As budgets continue to be scrutinized, design engineers and managers are looking into semi-permanent, temporary or mobile enclosure options including hard-wall relocation, modular units, and soft-sided tent enclosures.
Here are five design requirement considerations for fabric-based EMI RF shielded room enclosures:
1. Existing Space: Will an existing structure be used to house an RF EMI shielded test enclosure? If so, custom sized semi-permanent or temporary full enclosures can be configured to meet the test standard and lab size. Design options include floorless, soft-sided RF shielded enclos ures where a metal floor already exists or for low level shielding where equipment cannot be moved. When space is tight, a completely collapsible tent enclosure and frame free up needed space when not in use.
2. Design Cycle: How long will the test structure be needed? A week, a month, on-going? The shorter the time frame, a collapsible or semi rigid enclosure may provide needed shielding, easy disassembly, and storage until the next product design cycle. Another option is a semi-rigid or rigid frame which leaves the frame structure in place while the soft-walled RF enclosure is removed and stored. These options allow testing and may provide cost savings including recouped floor space, use at more than one facility and shared use between departments.
3. Shielding Effectiveness: What frequencies will be tested? What shielding effectiveness is needed to complete the testing at those frequencies? This will determine the amount of shielding necessary and can produce cost savings when included in the design specifications. Examples of Shielding Effectiveness (Select Fabricators’ room enclosure design):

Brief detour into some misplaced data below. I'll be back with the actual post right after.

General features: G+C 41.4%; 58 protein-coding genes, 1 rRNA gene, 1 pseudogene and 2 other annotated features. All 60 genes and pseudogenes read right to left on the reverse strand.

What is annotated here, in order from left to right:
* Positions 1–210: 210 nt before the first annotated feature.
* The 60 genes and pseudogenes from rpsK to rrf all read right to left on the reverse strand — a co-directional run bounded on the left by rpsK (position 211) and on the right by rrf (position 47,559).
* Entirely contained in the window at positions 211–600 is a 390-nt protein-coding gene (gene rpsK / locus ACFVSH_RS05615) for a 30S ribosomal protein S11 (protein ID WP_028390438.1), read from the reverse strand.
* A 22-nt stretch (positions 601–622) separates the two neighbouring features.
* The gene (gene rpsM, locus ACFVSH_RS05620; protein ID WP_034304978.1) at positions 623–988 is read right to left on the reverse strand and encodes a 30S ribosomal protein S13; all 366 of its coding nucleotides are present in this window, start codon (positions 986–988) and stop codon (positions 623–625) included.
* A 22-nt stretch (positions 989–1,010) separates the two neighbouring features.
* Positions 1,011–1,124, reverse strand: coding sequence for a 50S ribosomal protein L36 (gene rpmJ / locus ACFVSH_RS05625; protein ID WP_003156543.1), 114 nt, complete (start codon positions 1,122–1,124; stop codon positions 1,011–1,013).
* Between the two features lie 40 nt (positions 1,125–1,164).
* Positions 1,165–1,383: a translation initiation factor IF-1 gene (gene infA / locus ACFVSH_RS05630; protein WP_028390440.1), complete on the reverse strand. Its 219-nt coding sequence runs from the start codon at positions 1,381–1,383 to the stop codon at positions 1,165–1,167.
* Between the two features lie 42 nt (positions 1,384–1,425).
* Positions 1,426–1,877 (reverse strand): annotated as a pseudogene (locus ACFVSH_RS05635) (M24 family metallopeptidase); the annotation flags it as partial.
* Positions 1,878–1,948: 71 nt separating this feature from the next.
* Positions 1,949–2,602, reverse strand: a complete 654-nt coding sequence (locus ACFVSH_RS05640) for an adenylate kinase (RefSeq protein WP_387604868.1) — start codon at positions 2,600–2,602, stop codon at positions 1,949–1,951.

- a. Single Layer configuration of floor, door, four sides, roof, and filter box using standard performance AC voltage line filter: -65 to -70 dB average from 150 kHz to 18 GHz
- b. Double Layer configuration of floor, door, four sides, roof, wall mounted I/O plate with high performance AC voltage line filter: -85 to -90 dB average from 150 kHz to 18 GHz
4. Controlling Entry and Exiting: A vestibule keeps the RF integrity of the test setup by controlling access. A larger size vestibule can be used as a control room where test equipment is calibrated. SFi’s double layer, soft-sided EMI shielding enclosure has -85.7 dB minimum shielding effectiveness from 400 MHz to 18 GHz when an internal vestibule design, high performance I/O plate, and AC voltage line filter are used. Most RF shielded enclosures have options for either an internal or external vestibule.
5. Size: Does the entire room need to be shielded? What size are the objects to be tested? What are the space needs for the test setup? A tabletop RF EMI enclosure or wireless RF testing pouch may be helpful for preliminary design testing. At the other end of the range, automotive and aerospace bay area modular RF enclosures can be custom sized as well as meet additional considerations, for example, anechoic foam installation to meet testing standards.
As time and budgets continue to contract, there are a number of new shielded room designs that make in-house shielded room enclosures more affordable. Deciding what is needed and necessary will make justification and sourcing more effective. Next time I’ll discuss design considerations for I/O plates, anechoic foam, and ventilation.
Continue reading EMI / RF Design Considerations – Part 2